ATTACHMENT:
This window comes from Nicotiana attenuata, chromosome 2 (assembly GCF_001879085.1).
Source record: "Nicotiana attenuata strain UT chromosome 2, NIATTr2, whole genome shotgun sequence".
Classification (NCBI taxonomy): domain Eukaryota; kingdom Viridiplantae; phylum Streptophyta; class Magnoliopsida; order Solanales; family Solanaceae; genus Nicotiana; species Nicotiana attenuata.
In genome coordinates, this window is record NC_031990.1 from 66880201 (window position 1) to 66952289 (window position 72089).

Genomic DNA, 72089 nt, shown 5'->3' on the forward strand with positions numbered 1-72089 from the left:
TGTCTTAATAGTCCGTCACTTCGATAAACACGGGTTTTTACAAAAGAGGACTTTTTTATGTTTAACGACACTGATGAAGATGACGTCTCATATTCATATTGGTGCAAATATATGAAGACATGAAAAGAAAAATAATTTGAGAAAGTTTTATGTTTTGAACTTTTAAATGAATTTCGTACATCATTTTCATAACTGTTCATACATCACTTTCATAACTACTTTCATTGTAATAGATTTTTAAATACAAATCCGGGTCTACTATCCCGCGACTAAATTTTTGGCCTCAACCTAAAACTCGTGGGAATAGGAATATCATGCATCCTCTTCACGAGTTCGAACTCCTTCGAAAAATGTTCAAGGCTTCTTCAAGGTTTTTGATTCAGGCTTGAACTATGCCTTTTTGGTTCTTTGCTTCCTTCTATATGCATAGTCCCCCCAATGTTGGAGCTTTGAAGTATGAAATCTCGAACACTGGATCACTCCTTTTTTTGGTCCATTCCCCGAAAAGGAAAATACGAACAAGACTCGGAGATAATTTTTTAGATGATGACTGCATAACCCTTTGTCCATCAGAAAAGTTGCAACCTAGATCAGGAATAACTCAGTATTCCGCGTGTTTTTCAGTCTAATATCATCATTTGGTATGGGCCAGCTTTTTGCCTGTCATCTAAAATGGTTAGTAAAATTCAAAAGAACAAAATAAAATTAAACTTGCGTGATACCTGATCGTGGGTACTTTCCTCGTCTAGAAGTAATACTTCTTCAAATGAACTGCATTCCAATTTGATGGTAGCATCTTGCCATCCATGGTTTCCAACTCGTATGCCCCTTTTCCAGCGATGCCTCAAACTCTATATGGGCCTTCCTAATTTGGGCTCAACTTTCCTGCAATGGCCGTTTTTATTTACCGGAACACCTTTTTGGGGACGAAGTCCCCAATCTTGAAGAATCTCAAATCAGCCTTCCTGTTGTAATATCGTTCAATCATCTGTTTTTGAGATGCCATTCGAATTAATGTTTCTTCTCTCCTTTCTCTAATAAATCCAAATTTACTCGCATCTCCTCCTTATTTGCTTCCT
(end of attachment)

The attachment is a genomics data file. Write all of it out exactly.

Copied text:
This window comes from Nicotiana attenuata, chromosome 2 (assembly GCF_001879085.1).
Source record: "Nicotiana attenuata strain UT chromosome 2, NIATTr2, whole genome shotgun sequence".
Classification (NCBI taxonomy): domain Eukaryota; kingdom Viridiplantae; phylum Streptophyta; class Magnoliopsida; order Solanales; family Solanaceae; genus Nicotiana; species Nicotiana attenuata.
In genome coordinates, this window is record NC_031990.1 from 66880201 (window position 1) to 66952289 (window position 72089).

Genomic DNA, 72089 nt, shown 5'->3' on the forward strand with positions numbered 1-72089 from the left:
TGTCTTAATAGTCCGTCACTTCGATAAACACGGGTTTTTACAAAAGAGGACTTTTTTATGTTTAACGACACTGATGAAGATGACGTCTCATATTCATATTGGTGCAAATATATGAAGACATGAAAAGAAAAATAATTTGAGAAAGTTTTATGTTTTGAACTTTTAAATGAATTTCGTACATCATTTTCATAACTGTTCATACATCACTTTCATAACTACTTTCATTGTAATAGATTTTTAAATACAAATCCGGGTCTACTATCCCGCGACTAAATTTTTGGCCTCAACCTAAAACTCGTGGGAATAGGAATATCATGCATCCTCTTCACGAGTTCGAACTCCTTCGAAAAATGTTCAAGGCTTCTTCAAGGTTTTTGATTCAGGCTTGAACTATGCCTTTTTGGTTCTTTGCTTCCTTCTATATGCATAGTCCCCCCAATGTTGGAGCTTTGAAGTATGAAATCTCGAACACTGGATCACTCCTTTTTTTGGTCCATTCCCCGAAAAGGAAAATACGAACAAGACTCGGAGATAATTTTTTAGATGATGACTGCATAACCCTTTGTCCATCAGAAAAGTTGCAACCTAGATCAGGAATAACTCAGTATTCCGCGTGTTTTTCAGTCTAATATCATCATTTGGTATGGGCCAGCTTTTTGCCTGTCATCTAAAATGGTTAGTAAAATTCAAAAGAACAAAATAAAATTAAACTTGCGTGATACCTGATCGTGGGTACTTTCCTCGTCTAGAAGTAATACTTCTTCAAATGAACTGCATTCCAATTTGATGGTAGCATCTTGCCATCCATGGTTTCCAACTCGTATGCCCCTTTTCCAGCGATGCCTCAAACTCTATATGGGCCTTCCTAATTTGGGCTCAACTTTCCTGCAATGGCCGTTTTTATTTACCGGAACACCTTTTTGGGGACGAAGTCCCCAATCTTGAAGAATCTCAAATCAGCCTTCCTGTTGTAATATCGTTCAATCATCTGTTTTTGAGATGCCATTCGAATTAATGTTTCTTCTCTCCTTTCTCTAATAAATCCAAATTTACTCGCATCTCCTCCTTATTTGCTTCCT